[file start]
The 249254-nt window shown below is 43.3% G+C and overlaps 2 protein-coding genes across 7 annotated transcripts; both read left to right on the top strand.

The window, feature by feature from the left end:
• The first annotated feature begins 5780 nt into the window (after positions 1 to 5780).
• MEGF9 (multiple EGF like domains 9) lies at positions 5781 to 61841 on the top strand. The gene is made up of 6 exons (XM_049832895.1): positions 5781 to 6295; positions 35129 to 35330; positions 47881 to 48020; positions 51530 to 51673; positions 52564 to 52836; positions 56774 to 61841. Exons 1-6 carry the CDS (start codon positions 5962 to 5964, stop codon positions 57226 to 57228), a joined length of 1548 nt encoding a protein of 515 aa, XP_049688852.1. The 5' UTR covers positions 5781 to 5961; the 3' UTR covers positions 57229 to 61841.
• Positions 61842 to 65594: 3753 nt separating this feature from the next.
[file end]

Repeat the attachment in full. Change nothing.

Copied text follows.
The 249254-nt window shown below is 43.3% G+C and overlaps 2 protein-coding genes across 7 annotated transcripts; both read left to right on the top strand.

The window, feature by feature from the left end:
• The first annotated feature begins 5780 nt into the window (after positions 1 to 5780).
• MEGF9 (multiple EGF like domains 9) lies at positions 5781 to 61841 on the top strand. The gene is made up of 6 exons (XM_049832895.1): positions 5781 to 6295; positions 35129 to 35330; positions 47881 to 48020; positions 51530 to 51673; positions 52564 to 52836; positions 56774 to 61841. Exons 1-6 carry the CDS (start codon positions 5962 to 5964, stop codon positions 57226 to 57228), a joined length of 1548 nt encoding a protein of 515 aa, XP_049688852.1. The 5' UTR covers positions 5781 to 5961; the 3' UTR covers positions 57229 to 61841.
• Positions 61842 to 65594: 3753 nt separating this feature from the next.